Now Reading: RYAHN’s Single ‘Sad Boy’ Reveals Her Personal Growth


RYAHN’s Single ‘Sad Boy’ Reveals Her Personal Growth

December 18, 20196 min read

21-year-old singer RYAHN talks about her single “Sad Boy” and the continuous journey of her fondness for music, art and the cycle of life—an inspiration for her music’s themes. RYAHN, who is of African American, Cuban, and Jamaican or Belizean descent, hails from Broward County, Florida and started her musical journey when she very young.

Photo courtesy of RYAHN

“I fell in love with music when I was a child because my parents immersed me in a lot of beautiful and diverse sounds. Music was a big part of our family time,” she says.

The R&B singer explains that her soulful songs come from a vulnerable place. Her biggest influences in music are Prince, The Delphonics, Marvin Gaye and James Brown, just to name a few. “They paved the way for artists like me to emerge in such a beautifully diverse and limitless creative era,” she explains.

A typical day for the songstress consists of her rising from her slumber and grabbing her guitar to play whatever’s on her heart. “I’ll kind of play the tune by ear and probably eat pizza for sure. I’m my happiest when I’m making music or with the people I love.”

According to RYAHN, different songs come in diverse amusing ways. Sometimes, her formula for songwriting starts with playing the guitar. Other times, she acquires a beat from her friends.

“Other times a song will just flow out of me, and I have no idea how it really happens. In those cases, I perceive it as healing and therapy.

The idea of “Sad Boy” emerged from RYAHN’s realization that “love doesn’t last.” In her single, the songstress discusses a certain situation where she was in a zone in her heart—a place where she didn’t want to leave even though she knew it was time.

“To me, the song really speaks to that melancholic truth of life and the moments we cherish. I want people to lose themselves in the song, make memories to it and live in a moment of happiness and love while it plays.”

RYAHN hopes people will feel the love and pain she felt while writing her song. She believes the production of her friend, BENAMIN, helped captured the emotion in the piece.

“I want people to cherish the moment as much as they can and to live as intensely and purposefully as they can with those they care about. Everything else comes and goes but what we do together will last through realms,” she explains

When RYAHN heard the final version of “Sad Boy,” she shed a few tears because she felt so proud of the girl she was a couple of years ago. It’s a reflection of personal growth and moving on from a time of confusion and sadness.

“The lines that hit me the hardest are ‘hallelujah I thank God I ever knew ya’ and ‘the kisses don’t last and the touch, it don’t last, no we won’t even last.’” According to her, these lyrics explain the true emotion she was trying to convey. She cherishes the moment so much that even though it hurts, she still wouldn’t change it.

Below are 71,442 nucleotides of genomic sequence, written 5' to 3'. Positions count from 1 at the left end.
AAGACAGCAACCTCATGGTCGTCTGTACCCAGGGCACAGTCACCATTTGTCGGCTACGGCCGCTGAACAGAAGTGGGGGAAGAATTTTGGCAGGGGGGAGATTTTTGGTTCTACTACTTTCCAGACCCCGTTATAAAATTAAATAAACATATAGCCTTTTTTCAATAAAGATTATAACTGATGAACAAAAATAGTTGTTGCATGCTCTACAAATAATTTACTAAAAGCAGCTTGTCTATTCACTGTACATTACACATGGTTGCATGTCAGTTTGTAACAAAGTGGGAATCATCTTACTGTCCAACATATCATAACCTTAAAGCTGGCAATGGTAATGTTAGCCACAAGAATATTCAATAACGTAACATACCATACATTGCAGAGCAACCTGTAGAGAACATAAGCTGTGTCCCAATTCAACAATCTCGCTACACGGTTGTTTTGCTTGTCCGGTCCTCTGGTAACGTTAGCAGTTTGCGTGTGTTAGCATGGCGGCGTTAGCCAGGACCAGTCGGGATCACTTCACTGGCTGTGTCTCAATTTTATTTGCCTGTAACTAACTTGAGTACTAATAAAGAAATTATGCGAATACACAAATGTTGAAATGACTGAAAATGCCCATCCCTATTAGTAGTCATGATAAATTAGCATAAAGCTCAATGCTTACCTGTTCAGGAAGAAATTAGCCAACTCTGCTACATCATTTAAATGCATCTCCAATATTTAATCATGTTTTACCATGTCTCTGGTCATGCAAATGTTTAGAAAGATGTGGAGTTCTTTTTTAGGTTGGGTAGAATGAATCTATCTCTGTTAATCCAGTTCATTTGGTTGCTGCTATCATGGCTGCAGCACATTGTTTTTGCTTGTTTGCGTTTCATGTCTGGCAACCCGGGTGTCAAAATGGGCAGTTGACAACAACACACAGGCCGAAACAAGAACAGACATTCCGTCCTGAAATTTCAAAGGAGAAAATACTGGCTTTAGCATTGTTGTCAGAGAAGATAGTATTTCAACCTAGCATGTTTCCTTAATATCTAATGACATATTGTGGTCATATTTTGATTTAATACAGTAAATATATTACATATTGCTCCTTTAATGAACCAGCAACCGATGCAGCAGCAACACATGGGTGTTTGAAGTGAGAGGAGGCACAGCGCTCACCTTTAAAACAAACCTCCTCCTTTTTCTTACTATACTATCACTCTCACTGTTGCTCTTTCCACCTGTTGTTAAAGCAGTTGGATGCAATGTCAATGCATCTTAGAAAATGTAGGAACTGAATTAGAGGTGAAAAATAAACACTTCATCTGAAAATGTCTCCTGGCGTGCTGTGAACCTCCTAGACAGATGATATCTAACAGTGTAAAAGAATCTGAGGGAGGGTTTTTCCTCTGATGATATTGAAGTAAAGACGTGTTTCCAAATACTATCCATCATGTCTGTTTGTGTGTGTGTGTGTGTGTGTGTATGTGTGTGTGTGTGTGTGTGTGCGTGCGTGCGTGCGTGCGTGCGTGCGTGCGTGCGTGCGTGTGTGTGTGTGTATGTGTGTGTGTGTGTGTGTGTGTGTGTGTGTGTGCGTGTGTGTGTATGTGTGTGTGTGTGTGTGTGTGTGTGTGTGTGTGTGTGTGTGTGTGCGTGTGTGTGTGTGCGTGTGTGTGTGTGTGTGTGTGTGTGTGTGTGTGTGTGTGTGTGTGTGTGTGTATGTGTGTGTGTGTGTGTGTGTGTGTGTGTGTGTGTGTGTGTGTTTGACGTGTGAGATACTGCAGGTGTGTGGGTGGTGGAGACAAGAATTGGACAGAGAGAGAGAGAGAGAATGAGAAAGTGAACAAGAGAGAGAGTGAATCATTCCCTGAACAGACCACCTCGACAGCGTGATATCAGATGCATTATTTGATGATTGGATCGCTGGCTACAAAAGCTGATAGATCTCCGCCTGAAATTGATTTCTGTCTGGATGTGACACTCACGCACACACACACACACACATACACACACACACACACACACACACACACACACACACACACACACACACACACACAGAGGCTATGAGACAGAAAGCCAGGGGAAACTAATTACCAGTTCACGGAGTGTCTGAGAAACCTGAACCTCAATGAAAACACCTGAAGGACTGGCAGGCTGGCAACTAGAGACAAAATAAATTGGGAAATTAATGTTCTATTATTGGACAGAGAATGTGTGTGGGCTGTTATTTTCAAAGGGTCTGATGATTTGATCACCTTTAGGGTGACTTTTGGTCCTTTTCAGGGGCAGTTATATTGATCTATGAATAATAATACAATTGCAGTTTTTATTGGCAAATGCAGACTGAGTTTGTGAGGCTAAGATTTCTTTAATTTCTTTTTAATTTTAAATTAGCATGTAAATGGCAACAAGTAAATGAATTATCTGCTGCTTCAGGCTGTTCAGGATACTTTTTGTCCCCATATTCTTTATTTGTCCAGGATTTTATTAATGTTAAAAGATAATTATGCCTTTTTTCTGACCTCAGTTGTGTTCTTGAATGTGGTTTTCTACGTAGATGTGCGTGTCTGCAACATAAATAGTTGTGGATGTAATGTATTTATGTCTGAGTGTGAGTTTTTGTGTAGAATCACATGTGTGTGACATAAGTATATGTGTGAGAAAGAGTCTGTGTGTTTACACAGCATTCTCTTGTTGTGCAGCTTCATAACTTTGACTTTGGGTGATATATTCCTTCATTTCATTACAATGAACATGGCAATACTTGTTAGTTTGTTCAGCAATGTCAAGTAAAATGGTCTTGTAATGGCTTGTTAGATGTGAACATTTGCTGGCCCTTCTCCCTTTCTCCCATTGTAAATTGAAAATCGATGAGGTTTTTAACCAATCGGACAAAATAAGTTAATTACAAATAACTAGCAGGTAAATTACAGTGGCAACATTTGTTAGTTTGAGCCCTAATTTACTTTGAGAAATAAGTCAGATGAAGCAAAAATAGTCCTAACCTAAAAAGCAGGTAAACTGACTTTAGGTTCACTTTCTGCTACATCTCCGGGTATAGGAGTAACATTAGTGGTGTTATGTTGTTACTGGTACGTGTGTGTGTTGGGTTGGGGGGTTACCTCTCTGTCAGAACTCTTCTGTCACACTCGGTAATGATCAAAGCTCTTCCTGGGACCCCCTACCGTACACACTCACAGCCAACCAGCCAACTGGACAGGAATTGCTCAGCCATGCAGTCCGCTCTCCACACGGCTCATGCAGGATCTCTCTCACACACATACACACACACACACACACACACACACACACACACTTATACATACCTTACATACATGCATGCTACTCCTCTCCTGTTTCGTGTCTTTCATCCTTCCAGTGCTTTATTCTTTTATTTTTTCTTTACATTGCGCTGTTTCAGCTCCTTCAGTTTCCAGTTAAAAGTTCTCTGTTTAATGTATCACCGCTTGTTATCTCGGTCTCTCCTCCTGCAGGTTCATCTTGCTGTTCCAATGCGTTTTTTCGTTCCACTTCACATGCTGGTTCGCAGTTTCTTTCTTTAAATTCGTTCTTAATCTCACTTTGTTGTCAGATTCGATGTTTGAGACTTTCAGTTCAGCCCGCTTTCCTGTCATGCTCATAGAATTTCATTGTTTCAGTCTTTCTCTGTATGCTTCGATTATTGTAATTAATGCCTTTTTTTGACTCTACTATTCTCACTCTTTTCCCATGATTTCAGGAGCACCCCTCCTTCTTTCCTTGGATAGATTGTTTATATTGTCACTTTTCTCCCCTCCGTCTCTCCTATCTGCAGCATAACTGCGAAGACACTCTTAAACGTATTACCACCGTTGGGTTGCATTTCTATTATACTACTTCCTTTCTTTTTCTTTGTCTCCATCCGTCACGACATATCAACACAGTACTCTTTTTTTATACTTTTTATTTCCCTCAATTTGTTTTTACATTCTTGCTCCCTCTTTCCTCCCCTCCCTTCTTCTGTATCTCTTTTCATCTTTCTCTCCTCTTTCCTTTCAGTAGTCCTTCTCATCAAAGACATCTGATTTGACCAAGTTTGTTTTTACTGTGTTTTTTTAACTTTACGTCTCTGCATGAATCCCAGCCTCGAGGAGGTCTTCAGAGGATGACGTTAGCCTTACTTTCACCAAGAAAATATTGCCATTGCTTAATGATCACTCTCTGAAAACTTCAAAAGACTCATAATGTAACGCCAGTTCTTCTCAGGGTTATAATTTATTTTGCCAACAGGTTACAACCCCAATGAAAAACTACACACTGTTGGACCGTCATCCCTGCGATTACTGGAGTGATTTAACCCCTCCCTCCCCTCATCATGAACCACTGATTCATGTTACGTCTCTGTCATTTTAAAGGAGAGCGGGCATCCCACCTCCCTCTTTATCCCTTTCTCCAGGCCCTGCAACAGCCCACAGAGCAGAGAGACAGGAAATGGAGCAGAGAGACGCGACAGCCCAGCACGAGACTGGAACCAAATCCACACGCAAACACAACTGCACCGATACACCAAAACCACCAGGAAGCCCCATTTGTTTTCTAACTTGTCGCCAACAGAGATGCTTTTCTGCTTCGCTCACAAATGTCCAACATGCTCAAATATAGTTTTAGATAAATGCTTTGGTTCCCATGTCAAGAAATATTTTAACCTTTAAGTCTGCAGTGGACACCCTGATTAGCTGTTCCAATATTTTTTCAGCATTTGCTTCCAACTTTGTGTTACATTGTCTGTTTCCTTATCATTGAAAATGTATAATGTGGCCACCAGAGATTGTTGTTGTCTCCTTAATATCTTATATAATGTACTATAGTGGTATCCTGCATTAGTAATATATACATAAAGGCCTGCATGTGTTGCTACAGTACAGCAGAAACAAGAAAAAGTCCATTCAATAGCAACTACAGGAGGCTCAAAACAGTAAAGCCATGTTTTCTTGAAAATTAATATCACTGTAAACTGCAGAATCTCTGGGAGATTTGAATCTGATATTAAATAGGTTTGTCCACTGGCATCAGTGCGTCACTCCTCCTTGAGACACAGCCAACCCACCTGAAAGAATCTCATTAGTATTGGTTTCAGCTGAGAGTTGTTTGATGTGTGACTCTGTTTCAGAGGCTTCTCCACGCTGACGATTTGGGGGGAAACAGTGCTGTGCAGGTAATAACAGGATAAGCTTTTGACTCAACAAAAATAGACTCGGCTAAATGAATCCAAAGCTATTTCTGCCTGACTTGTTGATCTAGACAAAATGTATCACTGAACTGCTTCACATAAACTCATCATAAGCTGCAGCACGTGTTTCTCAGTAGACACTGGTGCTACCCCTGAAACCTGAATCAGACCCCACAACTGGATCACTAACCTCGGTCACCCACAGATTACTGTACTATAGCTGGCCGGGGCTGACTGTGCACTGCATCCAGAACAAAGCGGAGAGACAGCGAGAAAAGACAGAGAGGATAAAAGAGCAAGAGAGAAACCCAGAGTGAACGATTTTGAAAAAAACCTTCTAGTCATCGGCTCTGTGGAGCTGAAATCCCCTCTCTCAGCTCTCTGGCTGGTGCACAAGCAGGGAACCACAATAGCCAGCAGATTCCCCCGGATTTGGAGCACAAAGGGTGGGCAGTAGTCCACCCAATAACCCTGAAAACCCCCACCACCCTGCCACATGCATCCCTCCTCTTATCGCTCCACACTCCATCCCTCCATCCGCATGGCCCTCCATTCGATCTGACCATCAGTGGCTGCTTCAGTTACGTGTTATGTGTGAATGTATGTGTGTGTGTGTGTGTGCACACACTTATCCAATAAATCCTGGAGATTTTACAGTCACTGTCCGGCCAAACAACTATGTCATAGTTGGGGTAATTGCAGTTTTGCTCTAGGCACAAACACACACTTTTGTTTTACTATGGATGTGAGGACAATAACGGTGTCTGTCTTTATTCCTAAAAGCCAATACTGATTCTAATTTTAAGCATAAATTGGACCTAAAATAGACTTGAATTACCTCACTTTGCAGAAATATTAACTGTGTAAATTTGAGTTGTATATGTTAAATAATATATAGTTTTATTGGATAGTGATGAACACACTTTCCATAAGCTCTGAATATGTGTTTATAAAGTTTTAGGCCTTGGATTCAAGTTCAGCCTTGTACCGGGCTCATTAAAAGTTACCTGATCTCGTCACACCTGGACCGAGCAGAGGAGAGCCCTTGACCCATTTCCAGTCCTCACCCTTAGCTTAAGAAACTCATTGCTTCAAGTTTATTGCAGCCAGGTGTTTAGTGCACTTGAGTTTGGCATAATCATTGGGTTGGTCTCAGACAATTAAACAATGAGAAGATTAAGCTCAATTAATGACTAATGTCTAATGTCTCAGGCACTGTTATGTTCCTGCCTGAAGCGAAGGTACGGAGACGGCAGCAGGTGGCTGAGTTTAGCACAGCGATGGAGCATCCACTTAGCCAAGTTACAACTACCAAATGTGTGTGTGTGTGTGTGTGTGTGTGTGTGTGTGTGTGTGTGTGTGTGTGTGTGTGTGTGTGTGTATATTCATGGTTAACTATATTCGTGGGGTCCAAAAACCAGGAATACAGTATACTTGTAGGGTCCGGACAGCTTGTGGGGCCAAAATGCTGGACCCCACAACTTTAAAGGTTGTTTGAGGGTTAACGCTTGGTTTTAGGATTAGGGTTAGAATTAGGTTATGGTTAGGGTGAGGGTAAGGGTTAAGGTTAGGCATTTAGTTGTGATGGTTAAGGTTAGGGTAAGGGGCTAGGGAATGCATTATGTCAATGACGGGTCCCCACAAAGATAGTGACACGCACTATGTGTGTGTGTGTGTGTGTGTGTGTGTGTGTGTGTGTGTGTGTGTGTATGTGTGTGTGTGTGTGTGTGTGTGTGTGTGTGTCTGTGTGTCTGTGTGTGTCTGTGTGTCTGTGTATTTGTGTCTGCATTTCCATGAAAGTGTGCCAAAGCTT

“The loss I felt was great but very worth it for the amount of beauty I experienced and the things I learned in the process. The overarching theme to “Sad Boy” connects to all generations because we all experience love and loss.”

BENAMIN perfectly orchestrated the tune’s guitar riffs with his percussion and created an awesome alternative rock sound that conveyed the pain and heartache RYAHN felt when she wrote the song

“I realized I had to be able to record at all times while going through the process of making this EP if I wanted to get it done. Besides recording in New York with BENAMIN, I recorded a lot of the vocals at home,” RYAHN says.

RYAHN’s album title is “Light Blue,” and she wants people to feel inspired and hopeful after listening to it. “I want people to know they can accomplish anything they want no matter what social or economic background they come from.”

In five years, RYAHN hopes to see herself on a world tour with a couple of Grammys working with charities and living happily with her family. Her most memorable gig was when she opened the show for Alunageorge at the Bowery Ballroom because it was her “first legit paid gig”! “I’m a fan of her music so that was a dream come true for me.”

RYAHN leaves a message for singers who are just starting: “Find your voice and everything will fall in line. Realize what it is about making music that makes you happy, try to do as much of that as possible and everything should happen for you eventually.”

Featured Image Courtesy of RYAHN

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Ron Rocky Coloma

Ron Rocky Coloma is a student at Stanford University. He has a knack for interviewing celebrities and writing about entertainment. At Affinity Magazine, Coloma is a journalist and a part of the social media team. He was the former editor of The Scoop at The Guam Daily Post.